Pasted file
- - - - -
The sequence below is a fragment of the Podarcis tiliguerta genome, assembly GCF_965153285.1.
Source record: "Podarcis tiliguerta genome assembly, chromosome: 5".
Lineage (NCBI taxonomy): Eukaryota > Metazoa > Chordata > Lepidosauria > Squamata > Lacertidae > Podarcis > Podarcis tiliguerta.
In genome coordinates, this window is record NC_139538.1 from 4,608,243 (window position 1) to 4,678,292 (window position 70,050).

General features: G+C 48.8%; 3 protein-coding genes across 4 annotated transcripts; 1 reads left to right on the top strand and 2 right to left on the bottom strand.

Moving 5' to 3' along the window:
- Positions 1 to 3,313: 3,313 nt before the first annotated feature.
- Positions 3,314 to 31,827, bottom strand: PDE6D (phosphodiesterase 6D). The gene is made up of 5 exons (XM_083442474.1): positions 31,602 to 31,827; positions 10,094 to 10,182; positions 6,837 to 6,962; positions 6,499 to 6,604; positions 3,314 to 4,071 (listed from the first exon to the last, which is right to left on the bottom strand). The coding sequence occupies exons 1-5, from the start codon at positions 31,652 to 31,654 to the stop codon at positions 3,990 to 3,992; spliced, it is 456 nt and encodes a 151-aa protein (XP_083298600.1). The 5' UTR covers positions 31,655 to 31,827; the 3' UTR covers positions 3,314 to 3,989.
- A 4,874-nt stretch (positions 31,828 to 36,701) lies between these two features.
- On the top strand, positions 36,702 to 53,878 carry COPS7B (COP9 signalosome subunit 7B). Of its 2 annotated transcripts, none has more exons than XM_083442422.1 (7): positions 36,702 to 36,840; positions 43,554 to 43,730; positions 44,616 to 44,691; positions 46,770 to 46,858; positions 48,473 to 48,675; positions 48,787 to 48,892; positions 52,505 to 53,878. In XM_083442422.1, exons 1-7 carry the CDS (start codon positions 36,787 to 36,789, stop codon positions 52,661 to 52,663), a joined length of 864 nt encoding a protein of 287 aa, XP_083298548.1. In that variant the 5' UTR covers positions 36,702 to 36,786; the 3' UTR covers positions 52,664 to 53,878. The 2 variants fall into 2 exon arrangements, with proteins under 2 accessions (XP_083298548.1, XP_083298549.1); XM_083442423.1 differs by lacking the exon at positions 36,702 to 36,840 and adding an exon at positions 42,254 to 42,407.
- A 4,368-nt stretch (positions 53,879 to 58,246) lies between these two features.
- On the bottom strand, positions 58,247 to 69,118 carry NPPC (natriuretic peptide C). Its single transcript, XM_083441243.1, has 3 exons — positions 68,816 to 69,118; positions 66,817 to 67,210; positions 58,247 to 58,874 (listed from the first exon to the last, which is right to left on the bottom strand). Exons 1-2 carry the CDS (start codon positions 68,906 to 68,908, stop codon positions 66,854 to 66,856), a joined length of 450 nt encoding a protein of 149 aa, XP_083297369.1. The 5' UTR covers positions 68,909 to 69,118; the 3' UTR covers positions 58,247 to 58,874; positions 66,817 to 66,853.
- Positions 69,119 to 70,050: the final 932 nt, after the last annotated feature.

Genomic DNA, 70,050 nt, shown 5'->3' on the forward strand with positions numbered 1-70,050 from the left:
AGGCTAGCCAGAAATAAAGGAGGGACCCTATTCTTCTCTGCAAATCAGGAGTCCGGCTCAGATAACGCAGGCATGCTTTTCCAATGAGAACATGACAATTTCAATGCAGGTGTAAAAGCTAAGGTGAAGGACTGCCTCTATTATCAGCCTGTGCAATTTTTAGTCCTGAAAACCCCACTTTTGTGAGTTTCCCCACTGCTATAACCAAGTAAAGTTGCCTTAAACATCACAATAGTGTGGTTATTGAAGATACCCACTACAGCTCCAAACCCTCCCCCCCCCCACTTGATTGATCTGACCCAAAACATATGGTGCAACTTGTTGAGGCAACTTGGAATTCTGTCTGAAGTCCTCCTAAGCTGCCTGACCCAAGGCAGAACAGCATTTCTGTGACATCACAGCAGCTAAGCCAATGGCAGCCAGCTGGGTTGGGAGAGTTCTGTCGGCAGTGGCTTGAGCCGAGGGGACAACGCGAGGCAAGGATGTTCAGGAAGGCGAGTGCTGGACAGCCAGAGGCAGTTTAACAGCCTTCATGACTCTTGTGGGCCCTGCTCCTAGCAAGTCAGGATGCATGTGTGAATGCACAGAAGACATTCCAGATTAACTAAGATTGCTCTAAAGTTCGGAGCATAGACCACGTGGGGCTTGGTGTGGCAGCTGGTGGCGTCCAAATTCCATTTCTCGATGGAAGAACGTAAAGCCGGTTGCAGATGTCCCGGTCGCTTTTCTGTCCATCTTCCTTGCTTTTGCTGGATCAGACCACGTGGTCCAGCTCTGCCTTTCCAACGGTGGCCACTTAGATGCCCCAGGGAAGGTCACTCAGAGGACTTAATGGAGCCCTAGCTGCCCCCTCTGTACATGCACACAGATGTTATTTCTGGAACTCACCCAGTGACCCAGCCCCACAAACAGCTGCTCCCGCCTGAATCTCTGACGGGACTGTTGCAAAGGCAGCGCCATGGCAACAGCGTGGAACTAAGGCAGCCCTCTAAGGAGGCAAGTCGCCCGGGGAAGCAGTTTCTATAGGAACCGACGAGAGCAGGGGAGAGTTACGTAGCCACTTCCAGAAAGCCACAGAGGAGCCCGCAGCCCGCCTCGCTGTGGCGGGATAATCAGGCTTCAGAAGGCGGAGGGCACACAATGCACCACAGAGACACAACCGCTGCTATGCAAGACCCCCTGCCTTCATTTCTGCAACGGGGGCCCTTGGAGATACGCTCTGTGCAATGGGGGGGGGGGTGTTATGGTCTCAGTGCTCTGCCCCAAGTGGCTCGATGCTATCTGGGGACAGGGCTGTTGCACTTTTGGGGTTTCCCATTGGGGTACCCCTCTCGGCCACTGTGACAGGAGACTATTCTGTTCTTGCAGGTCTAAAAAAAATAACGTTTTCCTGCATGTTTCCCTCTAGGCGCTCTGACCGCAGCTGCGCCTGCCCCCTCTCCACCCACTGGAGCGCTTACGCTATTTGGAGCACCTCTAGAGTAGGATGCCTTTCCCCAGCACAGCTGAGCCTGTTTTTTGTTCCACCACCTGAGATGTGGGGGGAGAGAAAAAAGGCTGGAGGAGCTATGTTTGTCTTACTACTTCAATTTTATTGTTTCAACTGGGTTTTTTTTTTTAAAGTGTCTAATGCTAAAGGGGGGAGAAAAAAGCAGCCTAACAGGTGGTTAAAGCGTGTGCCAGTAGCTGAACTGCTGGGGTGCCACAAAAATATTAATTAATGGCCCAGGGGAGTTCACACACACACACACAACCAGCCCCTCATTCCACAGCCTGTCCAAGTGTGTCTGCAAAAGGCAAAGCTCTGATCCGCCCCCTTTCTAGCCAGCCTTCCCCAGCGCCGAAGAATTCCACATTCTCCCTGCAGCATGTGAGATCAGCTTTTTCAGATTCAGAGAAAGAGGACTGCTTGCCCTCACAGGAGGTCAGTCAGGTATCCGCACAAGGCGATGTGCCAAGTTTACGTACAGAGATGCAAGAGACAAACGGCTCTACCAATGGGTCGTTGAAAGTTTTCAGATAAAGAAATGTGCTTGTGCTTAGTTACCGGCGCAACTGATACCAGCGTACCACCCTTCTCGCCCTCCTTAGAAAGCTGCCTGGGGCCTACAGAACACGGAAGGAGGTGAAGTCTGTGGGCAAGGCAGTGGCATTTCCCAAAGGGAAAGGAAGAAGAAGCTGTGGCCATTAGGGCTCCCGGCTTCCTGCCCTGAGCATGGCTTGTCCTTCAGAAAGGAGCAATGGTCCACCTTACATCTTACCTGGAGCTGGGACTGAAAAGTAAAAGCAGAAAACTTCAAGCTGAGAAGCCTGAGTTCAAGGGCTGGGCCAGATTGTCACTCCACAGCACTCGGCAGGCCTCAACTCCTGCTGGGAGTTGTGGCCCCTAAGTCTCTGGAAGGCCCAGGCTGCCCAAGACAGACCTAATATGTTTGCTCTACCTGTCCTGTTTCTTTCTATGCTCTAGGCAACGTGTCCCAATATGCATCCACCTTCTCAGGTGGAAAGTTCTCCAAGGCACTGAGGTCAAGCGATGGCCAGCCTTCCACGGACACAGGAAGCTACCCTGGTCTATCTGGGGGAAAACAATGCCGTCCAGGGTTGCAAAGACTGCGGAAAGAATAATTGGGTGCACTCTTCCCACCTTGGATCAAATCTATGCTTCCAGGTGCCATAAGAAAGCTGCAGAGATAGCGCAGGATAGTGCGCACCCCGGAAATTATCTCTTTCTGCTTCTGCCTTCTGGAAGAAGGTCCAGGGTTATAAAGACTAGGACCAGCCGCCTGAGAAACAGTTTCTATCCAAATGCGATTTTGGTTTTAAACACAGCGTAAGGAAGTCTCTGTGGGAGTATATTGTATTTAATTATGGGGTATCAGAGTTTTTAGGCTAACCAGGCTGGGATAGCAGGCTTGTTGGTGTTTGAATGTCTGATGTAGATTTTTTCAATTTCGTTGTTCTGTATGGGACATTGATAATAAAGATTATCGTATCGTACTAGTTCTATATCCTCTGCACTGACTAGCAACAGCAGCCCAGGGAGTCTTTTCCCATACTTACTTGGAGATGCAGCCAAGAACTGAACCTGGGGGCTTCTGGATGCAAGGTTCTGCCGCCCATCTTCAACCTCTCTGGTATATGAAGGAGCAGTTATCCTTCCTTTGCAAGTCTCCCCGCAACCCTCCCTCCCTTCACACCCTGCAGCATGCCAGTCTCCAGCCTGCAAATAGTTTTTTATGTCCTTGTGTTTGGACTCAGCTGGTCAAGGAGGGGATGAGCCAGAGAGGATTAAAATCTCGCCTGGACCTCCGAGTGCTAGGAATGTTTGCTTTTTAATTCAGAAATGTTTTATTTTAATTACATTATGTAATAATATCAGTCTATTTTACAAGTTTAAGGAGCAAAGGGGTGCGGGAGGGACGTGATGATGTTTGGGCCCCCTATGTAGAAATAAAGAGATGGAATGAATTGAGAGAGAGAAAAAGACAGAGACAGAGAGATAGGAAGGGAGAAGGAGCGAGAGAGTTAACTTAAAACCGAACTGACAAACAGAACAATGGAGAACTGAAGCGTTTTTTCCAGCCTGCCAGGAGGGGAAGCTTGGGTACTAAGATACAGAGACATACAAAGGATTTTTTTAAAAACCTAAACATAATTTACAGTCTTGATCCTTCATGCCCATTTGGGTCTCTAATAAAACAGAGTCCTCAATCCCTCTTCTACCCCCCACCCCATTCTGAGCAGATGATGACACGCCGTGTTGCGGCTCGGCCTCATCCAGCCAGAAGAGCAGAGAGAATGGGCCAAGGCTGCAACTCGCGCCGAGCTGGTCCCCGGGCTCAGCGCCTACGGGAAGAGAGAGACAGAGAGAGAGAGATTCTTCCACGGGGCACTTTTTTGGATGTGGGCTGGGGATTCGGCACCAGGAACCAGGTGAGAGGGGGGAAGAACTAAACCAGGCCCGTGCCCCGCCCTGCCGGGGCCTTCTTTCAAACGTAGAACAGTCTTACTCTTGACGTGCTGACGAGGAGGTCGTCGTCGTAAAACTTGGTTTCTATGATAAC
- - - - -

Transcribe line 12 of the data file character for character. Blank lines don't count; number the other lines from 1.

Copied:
- On the bottom strand, positions 58,247 to 69,118 carry NPPC (natriuretic peptide C). Its single transcript, XM_083441243.1, has 3 exons — positions 68,816 to 69,118; positions 66,817 to 67,210; positions 58,247 to 58,874 (listed from the first exon to the last, which is right to left on the bottom strand). Exons 1-2 carry the CDS (start codon positions 68,906 to 68,908, stop codon positions 66,854 to 66,856), a joined length of 450 nt encoding a protein of 149 aa, XP_083297369.1. The 5' UTR covers positions 68,909 to 69,118; the 3' UTR covers positions 58,247 to 58,874; positions 66,817 to 66,853.